When you think of a good quality, cheap chocolate bar – what comes to mind?
A Cherry Ripe? A Polly Waffle? A Cadbury Dairy Milk?
What if you need to get a quick bite of lunch on the go; where do you stop?
Subway? Grill’d? Nando’s?
Those three chocolate bars and three fast-food chains are at the top in their categories among hungry Aussies.
Our buying habits and their brand positioning have placed them at the top of the pile. So, choosing any of those three when asked about a quick bite or sweet treat puts you in very good company.
Do you know where your business stands with your customers? How do your customers view you, your brand, your product or service? What’s your market positioning?
We marketers use a handy tool to find out just those very metrics to help you market your business better.
This tool is called a perceptual map (or a positioning map). It maps perceptual ideas customers have about a brand or product.
Today, we’re going to examine the perceptual map in detail.
Table of contents
What Is a Perceptual Map?
When determining a new product, pricing out an existing product or devising how to market a product or service – you may feel the need to be a mind reader. Or worse yet, like you’re on a journey without a map guiding you to your destination.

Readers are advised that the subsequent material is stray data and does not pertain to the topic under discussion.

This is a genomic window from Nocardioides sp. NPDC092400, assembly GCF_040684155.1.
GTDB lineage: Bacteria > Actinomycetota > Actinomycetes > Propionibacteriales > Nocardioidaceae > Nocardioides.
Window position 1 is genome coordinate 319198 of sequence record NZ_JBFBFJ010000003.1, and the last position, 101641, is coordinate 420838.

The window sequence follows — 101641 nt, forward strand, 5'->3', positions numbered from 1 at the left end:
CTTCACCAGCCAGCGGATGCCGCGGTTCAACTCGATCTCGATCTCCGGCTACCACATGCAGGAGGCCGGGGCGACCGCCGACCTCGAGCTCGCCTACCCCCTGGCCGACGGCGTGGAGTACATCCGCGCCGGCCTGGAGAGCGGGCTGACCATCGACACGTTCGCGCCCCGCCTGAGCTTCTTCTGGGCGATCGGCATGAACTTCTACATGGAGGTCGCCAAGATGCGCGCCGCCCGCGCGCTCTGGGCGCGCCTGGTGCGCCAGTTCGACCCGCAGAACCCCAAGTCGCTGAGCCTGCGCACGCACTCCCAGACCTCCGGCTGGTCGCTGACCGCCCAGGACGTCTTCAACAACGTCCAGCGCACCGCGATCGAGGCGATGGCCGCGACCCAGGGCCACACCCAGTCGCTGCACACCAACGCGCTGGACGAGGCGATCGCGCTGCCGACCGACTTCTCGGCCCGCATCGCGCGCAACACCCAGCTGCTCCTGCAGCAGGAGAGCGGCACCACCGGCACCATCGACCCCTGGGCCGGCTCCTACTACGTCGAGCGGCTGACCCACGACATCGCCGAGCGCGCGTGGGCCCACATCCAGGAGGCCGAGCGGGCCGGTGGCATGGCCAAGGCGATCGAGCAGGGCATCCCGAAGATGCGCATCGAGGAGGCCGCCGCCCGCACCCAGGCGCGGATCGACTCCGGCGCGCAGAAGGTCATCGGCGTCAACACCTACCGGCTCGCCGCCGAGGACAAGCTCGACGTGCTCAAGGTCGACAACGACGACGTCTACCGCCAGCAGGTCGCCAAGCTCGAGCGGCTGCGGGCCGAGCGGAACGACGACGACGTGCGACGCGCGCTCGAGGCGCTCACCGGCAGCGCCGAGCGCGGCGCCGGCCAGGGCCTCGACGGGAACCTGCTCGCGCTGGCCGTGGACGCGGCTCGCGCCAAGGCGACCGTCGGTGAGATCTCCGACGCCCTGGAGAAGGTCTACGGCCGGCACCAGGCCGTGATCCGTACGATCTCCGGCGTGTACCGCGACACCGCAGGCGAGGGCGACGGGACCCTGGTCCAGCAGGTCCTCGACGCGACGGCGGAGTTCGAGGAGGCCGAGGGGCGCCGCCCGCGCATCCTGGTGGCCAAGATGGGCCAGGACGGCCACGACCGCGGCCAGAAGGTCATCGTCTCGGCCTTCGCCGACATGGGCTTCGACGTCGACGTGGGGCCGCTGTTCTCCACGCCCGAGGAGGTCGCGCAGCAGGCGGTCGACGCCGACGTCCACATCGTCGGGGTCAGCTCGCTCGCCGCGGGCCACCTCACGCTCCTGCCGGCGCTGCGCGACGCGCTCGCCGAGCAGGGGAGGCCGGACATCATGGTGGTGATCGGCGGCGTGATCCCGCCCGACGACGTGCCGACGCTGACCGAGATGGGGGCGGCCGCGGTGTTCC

What do your customers think? How do they really feel? What are the perceptions of customers about your brand?
One thing that can help in this domain is perceptual mapping (or positioning mapping).
Called perceptual maps or positioning maps, these visual representations of those very consumer perceptions are vital to your marketing efforts.
Simple Perceptual Maps
A perceptual map in its simplest form is an X-Y axis graph that shows how customers view a brand in comparison to the competition.
The two dimensions (X and Y) on a perceptual map represent two factors – preferably the most important – that potential customers use when determining whether or not to buy. Each axis is given two opposing attributes of the given factor, one on each end.
In the case of our candy bars, we can make a perceptual map with the price on one axis and quality of chocolate on the other.
Our top 3 are placed in the low price, high-quality quadrant, and the critic who claims no one over 10 would eat a Chomp bar would place that option in the low price, low-quality quadrant.
And that’s how perceptual maps work.
You gather data from various customers and possible future customers and score it on your graph. Where your brand falls can be considered a true perception of how customers see your brand.
Our Very Own Example Perceptual Map
Creative Director & Senior Brand Designer
Chris brings over a decade of industry experience to Red Kite working at design agencies in both the UK and Australia. Over the years he has accumulated a wealth of graphic design, strategic identity design and marketing experience. Chris is a hugely passionate identity designer endeavouring to offer the highest quality branding and logo design Brisbane and Australia wide. Chat to Chris about your branding.
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